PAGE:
Country life is more than a butter brand, Liz

Sometimes, it’s good to laugh at other people’s pain. This story would be one of those times. A London divorcee (writing for the Mail, natch) moves to Exmoor, writes a book about how unpleasant / ugly / small-minded everyone is, then wonders why they’re being so perfectly horrible to her.

(OK, maybe filling her mailbox full of lead was a bit much, but hey, it was only your mailbox Liz, not your ass.)

The most interesting thing in Jones’ writing is the subtext – the “assumed knowledge” Jones so obviously thinks we share that she doesn’t even notice it as an issue. It’s in quotes like these:

“…if they do drive me out of the area, lots of people I employ will be made redundant.”

“…while in my newsagent’s buying my usual £20-plus bottle of wine, I overheard a group of women gossiping.”

“…not one person has invited me round for tea, or even come to say hello….Is it insularity, boredom or fear that makes them treat me so?”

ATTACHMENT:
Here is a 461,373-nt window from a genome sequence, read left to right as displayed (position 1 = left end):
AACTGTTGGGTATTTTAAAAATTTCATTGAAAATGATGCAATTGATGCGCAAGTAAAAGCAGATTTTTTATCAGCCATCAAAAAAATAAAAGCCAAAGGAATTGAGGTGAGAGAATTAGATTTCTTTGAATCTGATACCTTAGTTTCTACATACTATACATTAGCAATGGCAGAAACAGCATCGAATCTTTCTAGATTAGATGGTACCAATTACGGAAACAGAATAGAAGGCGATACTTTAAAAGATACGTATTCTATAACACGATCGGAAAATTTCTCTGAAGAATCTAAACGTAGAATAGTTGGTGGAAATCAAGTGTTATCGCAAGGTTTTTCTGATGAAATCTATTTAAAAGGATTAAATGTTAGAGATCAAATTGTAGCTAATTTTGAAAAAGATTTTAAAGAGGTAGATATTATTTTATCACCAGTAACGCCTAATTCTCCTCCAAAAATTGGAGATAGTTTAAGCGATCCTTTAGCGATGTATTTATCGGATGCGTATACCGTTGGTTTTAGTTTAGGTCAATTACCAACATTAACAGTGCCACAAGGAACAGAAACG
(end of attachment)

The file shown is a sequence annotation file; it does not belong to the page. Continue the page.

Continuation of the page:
“I don’t join in, apparently – I suppose attending the graduate show of a Dulverton fashion designer doesn’t count…Nor does opening a horse show at nearby Knightshayes, when I donated a day with me at London Fashion Week and lunch at the Ivy as first prize in the raffle”

It’s there in every quote. I spend lots of money on wine… I employ local labour… I’m bringing London fashions and restaurant awareness out to sleepy Somerset! I’m really important, why don’t you like me?

There’s not even the slightest conception that her concerns and interests – fashion weeks, lunch at the Ivy – might not actually mean that much to the locals.

I’m a true Londoner these days but I grew up in about the most bucolic setting imaginable, and can see the good points of both choices. Ms Jones, the problem here is You. Not the dentally challenged locals, not the teacup-less neighbours, not the educationally subnormal shelf-stackers. (Great heavens above! People with learning difficulties actually working for a living? Whatever next?) It’s You. Nobody else. Just You.

By the way, Liz: when you replace your mailbox, look for a design that’s a little more… countrified. Leave the stainless steel things for Shoreditch, okay?

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